For example, a person who works out consistently is the type of person who can become strong. Develop the identity of someone who works out first, and then move on to performance and appearance later. Start small and trust that the results will come as you develop a new identity.

Here are five examples of how you can use identity-based habits in real life.

Example 1: Want to lose weight?

Identity: Become the type of person who moves more every day.
Small win: Buy a pedometer. Walk 50 steps when you get home from work. Tomorrow, walk 100 steps. The day after that, 150 steps. If you do this 5 days per week and add 50 steps each day, then by the end of the year, you’ll be walking over 10,000 steps per day.

Example 2: Want to become a better writer?

Identity: Become the type of person who writes 1,000 words every day.
Small win: Write one paragraph each day this week.

Example 3: Want to become strong?

Identity: Become the type of person who never misses a workout.
Small win: Do pushups every Monday, Wednesday, and Friday.

Example 4: Want to be a better friend?

Identity: Become the type of person who always stays in touch.
Small win: Call one friend every Saturday. If you repeat the same people every 3 months, you’ll stay close with 12 old friends throughout the year.

Example 5: Want to be taken seriously at work?

Identity: become the type of person who is always on time.
Small win: Schedule meetings with an additional 15–minute gap between them so that you can go from meeting to meeting and always show up early.

What is Your Identity?

In my experience, when you want to become better at something, proving your identity to yourself is far more important than getting amazing results. This is especially true at first.

If you want to get motivated and inspired, then feel free to watch a YouTube video, listen to your favorite song, or try P90X. But don’t be surprised if you burn out after a week. You can’t rely on being motivated to make lasting changes in your life. You have to become the type of person you want to be, and that starts with proving your new identity to yourself.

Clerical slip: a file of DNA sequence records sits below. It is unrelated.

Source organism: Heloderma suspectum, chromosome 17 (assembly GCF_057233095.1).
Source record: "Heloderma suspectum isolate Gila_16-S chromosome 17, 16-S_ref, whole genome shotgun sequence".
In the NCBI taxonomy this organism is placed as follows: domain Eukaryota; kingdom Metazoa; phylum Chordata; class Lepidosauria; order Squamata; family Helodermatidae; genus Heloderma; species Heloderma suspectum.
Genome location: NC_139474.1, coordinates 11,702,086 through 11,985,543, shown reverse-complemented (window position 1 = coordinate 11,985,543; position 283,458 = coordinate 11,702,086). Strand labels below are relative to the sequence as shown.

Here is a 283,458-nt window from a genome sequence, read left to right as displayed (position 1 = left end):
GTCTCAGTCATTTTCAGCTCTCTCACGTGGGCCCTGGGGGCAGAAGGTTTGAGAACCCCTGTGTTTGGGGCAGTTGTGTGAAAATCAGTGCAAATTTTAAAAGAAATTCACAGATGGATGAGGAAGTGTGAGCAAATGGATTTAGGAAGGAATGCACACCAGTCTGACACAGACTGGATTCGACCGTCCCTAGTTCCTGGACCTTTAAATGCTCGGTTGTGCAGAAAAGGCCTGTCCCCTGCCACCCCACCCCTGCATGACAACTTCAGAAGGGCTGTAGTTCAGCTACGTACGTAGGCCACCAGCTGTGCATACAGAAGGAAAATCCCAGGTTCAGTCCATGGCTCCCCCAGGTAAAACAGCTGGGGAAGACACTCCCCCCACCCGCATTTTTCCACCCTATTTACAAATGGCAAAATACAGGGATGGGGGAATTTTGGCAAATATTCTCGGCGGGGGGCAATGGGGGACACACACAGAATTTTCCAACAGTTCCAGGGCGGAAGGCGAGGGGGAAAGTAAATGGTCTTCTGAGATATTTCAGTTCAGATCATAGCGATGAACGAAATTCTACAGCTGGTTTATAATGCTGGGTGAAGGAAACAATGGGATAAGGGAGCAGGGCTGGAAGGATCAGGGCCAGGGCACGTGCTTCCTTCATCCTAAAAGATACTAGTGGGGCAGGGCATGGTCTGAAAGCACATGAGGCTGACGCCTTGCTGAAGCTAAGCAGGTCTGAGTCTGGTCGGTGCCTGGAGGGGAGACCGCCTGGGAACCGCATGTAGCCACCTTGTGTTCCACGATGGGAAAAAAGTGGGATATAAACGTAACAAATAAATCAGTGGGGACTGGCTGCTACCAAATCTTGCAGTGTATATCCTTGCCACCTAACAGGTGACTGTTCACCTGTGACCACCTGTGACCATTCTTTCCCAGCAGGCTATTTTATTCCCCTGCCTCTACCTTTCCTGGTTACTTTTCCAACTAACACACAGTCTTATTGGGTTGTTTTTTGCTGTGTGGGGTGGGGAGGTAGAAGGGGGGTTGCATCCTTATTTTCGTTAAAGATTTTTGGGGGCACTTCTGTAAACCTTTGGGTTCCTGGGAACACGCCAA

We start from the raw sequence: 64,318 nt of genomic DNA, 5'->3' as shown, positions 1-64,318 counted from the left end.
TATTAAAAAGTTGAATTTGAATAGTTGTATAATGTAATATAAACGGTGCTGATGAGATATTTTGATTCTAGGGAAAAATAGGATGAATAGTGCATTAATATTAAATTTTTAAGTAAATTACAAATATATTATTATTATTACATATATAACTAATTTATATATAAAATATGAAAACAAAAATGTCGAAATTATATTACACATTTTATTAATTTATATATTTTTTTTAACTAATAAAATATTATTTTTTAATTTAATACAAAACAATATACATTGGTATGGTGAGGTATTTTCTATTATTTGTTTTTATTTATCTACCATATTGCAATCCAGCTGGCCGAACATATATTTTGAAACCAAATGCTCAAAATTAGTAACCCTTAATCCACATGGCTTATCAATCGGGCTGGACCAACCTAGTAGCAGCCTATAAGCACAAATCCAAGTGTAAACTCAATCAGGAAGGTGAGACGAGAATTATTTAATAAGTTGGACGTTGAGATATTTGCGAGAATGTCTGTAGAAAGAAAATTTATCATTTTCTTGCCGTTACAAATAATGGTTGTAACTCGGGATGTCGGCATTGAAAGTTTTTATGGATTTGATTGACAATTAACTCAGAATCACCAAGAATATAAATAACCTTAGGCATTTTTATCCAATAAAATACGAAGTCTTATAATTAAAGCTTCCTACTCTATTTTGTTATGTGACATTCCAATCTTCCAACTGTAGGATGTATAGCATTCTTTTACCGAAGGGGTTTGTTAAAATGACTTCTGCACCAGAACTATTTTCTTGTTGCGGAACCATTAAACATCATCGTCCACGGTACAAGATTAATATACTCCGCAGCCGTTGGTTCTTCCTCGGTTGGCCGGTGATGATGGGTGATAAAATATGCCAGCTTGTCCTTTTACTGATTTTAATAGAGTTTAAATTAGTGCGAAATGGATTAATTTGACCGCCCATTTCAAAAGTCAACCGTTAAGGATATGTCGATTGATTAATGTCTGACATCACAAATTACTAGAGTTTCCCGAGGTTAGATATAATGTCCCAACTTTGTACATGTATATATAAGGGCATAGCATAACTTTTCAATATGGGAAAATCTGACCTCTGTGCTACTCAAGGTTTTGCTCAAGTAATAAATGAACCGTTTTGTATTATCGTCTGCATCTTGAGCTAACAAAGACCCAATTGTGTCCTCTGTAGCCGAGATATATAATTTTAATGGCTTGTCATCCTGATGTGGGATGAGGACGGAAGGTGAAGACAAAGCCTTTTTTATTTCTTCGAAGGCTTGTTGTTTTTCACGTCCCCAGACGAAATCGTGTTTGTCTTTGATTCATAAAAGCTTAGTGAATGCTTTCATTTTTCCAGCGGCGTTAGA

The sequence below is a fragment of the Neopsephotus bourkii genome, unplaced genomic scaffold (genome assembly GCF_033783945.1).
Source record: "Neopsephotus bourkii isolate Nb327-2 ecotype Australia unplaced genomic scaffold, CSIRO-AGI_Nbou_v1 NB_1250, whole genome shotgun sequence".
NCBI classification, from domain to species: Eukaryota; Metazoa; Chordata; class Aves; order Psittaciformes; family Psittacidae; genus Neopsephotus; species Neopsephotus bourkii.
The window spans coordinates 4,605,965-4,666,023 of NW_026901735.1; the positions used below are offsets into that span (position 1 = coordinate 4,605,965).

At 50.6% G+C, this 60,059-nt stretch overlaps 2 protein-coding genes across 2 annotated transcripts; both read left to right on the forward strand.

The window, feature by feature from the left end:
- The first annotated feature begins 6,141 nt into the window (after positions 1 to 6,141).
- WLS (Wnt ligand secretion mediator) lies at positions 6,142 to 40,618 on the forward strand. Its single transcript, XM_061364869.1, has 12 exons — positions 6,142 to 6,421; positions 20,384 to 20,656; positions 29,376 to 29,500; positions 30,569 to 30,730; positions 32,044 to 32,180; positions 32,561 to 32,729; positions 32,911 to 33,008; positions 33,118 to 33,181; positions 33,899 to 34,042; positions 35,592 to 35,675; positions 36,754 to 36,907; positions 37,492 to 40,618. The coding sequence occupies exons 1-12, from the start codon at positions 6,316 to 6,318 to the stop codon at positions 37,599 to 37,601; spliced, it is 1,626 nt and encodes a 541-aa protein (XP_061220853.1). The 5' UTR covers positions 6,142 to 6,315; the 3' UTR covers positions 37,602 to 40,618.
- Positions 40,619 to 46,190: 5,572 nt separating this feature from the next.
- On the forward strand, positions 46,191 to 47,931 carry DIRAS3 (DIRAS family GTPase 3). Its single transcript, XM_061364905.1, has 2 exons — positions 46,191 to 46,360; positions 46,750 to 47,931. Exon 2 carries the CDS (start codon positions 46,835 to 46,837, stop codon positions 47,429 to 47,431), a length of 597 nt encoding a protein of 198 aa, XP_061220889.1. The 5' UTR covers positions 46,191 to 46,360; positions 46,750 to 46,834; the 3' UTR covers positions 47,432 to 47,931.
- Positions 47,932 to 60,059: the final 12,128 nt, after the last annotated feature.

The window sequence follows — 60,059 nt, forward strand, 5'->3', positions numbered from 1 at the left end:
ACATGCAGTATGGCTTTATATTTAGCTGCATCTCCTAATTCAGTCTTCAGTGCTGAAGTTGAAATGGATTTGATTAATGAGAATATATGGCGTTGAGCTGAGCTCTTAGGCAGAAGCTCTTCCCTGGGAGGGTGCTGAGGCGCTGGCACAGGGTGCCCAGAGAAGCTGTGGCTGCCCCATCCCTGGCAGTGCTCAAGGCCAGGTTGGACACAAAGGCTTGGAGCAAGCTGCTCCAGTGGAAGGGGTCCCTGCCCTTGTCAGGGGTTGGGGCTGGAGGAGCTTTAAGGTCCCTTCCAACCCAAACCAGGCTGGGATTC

If you’re looking to make a change, then I say stop worrying about results and start worrying about your identity. Become the type of person who can achieve the things you want to achieve. Build the habit now. The results can come later.

Combining Strategies for Maximum Success

Identity-based habits offer a framework through which to view your goals. The 3 R's of habit change provide a plan for achieving your new identity. Combining both of these ideas can make change easier for you overall.

In other words, identity-based habits keep you focused on the right things: like starting small, building your identity, and not worrying about results. Meanwhile, the 3 R's of habit change make sure that you do things in the right way: like linking your new habit to a current behavior and rewarding yourself for a job well done.

Chapter 5: The Best Way to Start Your New Habit

If you’re serious about doing things better than you are now – in other words, if you're serious about sticking to good habits – then you have to start small. Imagine the typical habits, good or bad: Brushing your teeth. Putting your seatbelt on. Biting your nails. These actions are small enough that you don’t even think about them. You simply do them automatically. They are tiny actions that become consistent patterns.

Wouldn’t it make sense that if we wanted to form new habits, the best way to start would be to make tiny changes that our brain could quickly learn and automatically repeat?

What if you started thinking of your life goals, not as big, audacious things that you can only achieve when the time is right or when you have better resources or when you finally catch your big break but instead as tiny, daily behaviors that are repeated until success becomes inevitable?

What if losing 50 pounds wasn’t dependent on a researcher discovering the perfect diet or you finding a superhuman dose of willpower, but hinged on a series of tiny habits that you could always control? Habits like walking for 20 minutes per day, drinking 8 glasses of water per day, eating two meals instead of three.

Too often we get obsessed with making life–changing transformations. I believe you would make more progress by focusing on lifestyle behaviors.

Losing 50 pounds would be life–changing, drinking 8 glasses of water per day is a new type of lifestyle.
Publishing your first book would be life–changing, emailing a new book agent each day is a new type of lifestyle.
Running a marathon would be life–changing, running 3 days per week is a new type of lifestyle.
Earning an extra $20,000 each year would be life–changing, working an extra 5 hours per week as a freelancer is a new type of lifestyle.